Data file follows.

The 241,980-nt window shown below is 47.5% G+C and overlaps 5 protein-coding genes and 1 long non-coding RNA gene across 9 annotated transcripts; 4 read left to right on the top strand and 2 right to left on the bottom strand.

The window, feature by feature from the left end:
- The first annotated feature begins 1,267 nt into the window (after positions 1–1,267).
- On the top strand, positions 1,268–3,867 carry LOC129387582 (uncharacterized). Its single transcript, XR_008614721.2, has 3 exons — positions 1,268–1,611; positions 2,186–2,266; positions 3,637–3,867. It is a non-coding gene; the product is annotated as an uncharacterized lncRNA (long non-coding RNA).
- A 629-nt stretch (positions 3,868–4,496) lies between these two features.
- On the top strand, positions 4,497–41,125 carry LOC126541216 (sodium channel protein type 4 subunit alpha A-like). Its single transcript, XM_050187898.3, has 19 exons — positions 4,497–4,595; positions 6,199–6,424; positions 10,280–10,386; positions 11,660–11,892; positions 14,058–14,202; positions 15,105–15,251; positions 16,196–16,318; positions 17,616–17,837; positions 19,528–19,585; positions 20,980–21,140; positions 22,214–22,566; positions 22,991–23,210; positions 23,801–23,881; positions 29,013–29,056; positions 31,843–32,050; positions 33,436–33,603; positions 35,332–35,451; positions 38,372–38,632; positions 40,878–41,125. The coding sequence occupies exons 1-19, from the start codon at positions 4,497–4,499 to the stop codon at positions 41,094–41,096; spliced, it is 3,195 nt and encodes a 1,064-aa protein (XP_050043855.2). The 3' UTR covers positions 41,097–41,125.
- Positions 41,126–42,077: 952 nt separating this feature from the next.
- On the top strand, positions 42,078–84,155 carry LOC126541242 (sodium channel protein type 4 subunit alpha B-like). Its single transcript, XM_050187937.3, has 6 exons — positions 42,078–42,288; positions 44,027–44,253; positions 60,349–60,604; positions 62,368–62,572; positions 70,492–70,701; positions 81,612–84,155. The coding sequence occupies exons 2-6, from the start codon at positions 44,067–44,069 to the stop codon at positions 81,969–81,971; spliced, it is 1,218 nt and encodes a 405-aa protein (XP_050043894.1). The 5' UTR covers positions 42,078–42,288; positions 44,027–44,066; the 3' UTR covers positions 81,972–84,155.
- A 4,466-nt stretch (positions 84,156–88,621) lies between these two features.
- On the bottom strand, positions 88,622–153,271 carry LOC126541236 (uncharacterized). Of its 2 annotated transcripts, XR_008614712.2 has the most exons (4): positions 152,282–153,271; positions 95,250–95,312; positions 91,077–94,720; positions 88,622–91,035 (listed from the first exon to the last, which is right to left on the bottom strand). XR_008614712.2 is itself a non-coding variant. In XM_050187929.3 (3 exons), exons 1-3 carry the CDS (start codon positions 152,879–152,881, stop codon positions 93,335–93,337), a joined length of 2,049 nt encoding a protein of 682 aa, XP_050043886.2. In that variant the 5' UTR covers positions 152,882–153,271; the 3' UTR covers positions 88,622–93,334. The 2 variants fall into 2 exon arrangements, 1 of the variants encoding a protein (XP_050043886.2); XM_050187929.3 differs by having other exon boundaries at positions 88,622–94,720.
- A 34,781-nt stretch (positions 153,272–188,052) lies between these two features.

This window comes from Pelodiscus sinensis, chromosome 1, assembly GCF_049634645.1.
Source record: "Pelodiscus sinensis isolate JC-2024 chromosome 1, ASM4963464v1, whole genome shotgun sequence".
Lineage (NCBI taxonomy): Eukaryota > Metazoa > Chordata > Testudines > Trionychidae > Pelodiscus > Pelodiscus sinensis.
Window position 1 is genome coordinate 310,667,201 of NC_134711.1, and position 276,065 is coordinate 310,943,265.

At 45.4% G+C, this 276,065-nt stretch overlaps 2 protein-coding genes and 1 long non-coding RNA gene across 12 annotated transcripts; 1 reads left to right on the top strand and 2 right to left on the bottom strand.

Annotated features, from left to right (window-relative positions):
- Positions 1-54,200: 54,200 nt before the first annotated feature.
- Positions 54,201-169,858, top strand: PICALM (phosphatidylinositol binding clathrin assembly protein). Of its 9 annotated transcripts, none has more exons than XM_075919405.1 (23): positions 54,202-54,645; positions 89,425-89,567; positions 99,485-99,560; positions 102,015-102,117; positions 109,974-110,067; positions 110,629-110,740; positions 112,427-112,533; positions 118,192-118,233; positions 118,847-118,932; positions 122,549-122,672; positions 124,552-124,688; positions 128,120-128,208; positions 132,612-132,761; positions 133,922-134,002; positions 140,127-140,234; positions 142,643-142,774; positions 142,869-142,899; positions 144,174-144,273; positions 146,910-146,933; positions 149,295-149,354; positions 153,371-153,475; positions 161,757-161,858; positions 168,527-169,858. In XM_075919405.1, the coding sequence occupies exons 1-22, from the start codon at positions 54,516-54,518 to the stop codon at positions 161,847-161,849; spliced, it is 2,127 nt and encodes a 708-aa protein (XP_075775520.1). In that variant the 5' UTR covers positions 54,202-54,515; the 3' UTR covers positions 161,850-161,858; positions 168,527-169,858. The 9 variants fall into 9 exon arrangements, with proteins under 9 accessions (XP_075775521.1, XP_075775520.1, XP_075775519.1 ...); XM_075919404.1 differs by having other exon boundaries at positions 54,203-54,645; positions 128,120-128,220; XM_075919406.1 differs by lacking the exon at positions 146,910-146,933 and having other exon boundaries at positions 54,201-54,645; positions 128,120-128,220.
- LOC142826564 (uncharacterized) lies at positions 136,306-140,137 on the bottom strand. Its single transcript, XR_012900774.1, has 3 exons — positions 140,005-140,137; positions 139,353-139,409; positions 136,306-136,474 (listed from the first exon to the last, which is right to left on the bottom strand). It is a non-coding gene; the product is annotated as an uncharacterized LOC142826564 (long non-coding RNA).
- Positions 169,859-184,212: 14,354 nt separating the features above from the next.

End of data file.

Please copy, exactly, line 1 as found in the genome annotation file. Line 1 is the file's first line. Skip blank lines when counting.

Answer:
The 241,980-nt window shown below is 47.5% G+C and overlaps 5 protein-coding genes and 1 long non-coding RNA gene across 9 annotated transcripts; 4 read left to right on the top strand and 2 right to left on the bottom strand.